If you’ve finally managed to have a will and enduring power of attorney documents prepared and executed, congratulations! Let’s hope that they will never come into effect and that the best they will do is provide you with peace of mind while you live a healthy and happy life.

However, there is one important piece of homework that you need to do after preparing these documents. This is to let the executor(s)/attorneys/guardians that you have nominated in these documents know that you have nominated them. It’s important that they know this, and that they know where to find the documents in question. And if the worst happens and they need to act in this capacity, the least you can do is give them some breadcrumbs to help them do it with less stress and anxiety than might otherwise be the case. 

What I’ve prepared below is a template for an email that you might want to alter, as appropriate, to send to the people you have nominated. If you have suggestions for things that might be added or removed, let me know!

NB. One thing I haven’t included in this email is a reference to how you maintain your digital life. It is almost certain that you executor will want to be able to access your computer and possibly some online services that you use, and these may have passwords. I wouldn’t advise you to send an email to someone explaining how they can access all of your private digital information. But you should consider how you might do this. No doubt, this will be the subject of a future post.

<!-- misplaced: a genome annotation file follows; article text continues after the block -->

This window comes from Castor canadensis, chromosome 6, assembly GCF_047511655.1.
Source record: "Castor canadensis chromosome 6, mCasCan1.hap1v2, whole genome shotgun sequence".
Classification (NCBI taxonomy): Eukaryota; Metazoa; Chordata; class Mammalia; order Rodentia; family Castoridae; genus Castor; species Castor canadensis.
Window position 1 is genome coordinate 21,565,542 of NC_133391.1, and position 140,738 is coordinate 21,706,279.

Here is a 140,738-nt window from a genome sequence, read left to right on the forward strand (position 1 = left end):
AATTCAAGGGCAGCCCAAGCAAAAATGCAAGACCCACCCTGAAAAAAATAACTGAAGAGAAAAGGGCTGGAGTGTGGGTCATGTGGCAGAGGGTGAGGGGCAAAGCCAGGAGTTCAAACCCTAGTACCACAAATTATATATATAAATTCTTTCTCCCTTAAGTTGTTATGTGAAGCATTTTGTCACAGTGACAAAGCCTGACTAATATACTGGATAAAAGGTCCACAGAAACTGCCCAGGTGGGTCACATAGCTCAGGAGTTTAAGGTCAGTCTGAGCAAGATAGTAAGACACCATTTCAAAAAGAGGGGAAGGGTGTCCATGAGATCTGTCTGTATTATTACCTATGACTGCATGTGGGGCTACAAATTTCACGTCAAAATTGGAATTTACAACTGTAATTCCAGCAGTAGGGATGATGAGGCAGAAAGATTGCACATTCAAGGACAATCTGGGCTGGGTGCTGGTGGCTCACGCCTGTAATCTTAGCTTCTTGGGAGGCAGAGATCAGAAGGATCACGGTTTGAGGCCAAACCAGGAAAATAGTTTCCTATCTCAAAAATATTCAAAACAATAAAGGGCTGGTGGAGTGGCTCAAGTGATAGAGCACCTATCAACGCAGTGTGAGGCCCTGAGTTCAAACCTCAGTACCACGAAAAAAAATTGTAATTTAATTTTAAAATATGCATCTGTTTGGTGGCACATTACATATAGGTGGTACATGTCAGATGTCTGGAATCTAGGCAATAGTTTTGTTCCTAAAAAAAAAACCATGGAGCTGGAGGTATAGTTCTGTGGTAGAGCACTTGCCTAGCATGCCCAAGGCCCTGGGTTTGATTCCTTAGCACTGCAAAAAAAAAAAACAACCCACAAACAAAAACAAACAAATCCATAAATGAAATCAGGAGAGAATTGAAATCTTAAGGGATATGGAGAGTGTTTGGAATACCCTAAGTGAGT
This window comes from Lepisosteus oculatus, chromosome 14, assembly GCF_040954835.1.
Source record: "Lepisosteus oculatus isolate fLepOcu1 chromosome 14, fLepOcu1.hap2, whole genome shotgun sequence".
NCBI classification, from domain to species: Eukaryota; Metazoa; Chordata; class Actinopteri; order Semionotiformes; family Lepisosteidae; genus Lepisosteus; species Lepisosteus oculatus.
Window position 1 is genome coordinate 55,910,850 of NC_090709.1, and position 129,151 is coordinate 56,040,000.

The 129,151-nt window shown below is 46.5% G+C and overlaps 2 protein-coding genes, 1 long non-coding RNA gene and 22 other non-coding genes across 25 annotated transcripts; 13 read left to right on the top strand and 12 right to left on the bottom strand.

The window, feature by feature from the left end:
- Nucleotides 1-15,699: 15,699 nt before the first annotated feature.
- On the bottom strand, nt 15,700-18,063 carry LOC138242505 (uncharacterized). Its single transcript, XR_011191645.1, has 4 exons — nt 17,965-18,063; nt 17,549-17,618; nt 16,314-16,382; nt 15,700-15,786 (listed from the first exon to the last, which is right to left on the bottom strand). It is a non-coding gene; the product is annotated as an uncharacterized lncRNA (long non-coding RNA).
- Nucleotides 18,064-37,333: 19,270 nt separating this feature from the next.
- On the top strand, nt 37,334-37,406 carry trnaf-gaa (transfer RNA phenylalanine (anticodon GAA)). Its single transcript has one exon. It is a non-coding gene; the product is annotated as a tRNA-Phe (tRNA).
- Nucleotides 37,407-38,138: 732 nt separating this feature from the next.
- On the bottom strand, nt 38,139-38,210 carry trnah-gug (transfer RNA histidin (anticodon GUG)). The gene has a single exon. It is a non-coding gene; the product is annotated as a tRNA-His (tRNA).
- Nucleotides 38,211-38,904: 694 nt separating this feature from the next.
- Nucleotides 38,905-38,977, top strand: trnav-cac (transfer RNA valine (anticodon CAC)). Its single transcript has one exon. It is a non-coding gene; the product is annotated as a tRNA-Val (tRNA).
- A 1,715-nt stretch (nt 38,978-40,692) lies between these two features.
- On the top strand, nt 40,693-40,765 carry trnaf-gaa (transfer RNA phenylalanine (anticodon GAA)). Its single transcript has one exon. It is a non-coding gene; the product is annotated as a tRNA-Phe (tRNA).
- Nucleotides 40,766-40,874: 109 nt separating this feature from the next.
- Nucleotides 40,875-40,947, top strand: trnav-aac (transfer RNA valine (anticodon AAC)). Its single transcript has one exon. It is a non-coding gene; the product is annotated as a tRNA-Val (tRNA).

Hi [Joe],

I’ve recently [prepared a/updated my] will and some enduring power of attorney documents. [As you know,] I’ve nominated you as a backup executor[, acting jointly with [Jane’s brother John],] in case something happens to both [Jane] and I at the same time. Thanks in advance.

Just so you know, the relevant documents are stored at [location]. To help you piece everything together, the following breadcrumbs will be useful:

  • As well as these documents, I have prepared a Letter of Wishes document to accompany my will. This letter is located at [location] and includes a lot  of information, including [burial/cremation] and funeral requests. One of the reasons I have selected you as a backup executor is because I trust that you will act on these wishes if practicable.
  • I store important documents [explain – remember, you may store documents physically and electronically, eg in the filing cabinet in the office at home. I also have a directory on my computer called “Important docs” which has electronic copies of important documents and other important information]
  • My accountant is [name, firm, and address]
  • My financial adviser is [name, firm, and address]
  • I have superannuation with [name of super fund trustee(s)] [and I have a significant amount of insurance held within superannuation]
  • I have insurance outside of superannuation with [issuer(s) of insurance product(s)]
  • I [am trustee/act as a director of a corporate trustee [XYZ Pty Ltd] (of which I am also a shareholder)]  of [details of relevant trust(s)]
  • In terms of business succession arrangements, I have arranged [eg mechanisms such as buy-sell arrangements and possibly relevant insurance. You’ll probably want to chat with [XYZ] in relation to this].

Thanks and happy to chat about this. With any luck you won’t need to give this a second thought. 


[Your name]

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Sonnie Bailey

In his spare time, Sonnie likes telling people that he’s a former Olympic power walker, a lion tamer, or that he is an orthodontist. He is none of those things. In reality, Sonnie is a financial planner based in Christchurch. Through his business, Fairhaven Wealth (www.fairhavenwealth.co.nz), he provides independent, advice-only, fixed-fee financial planning services. Sonnie is a “recovering lawyer”: he has specialised in trusts and personal client work. He has also worked as a financial services lawyer for many years.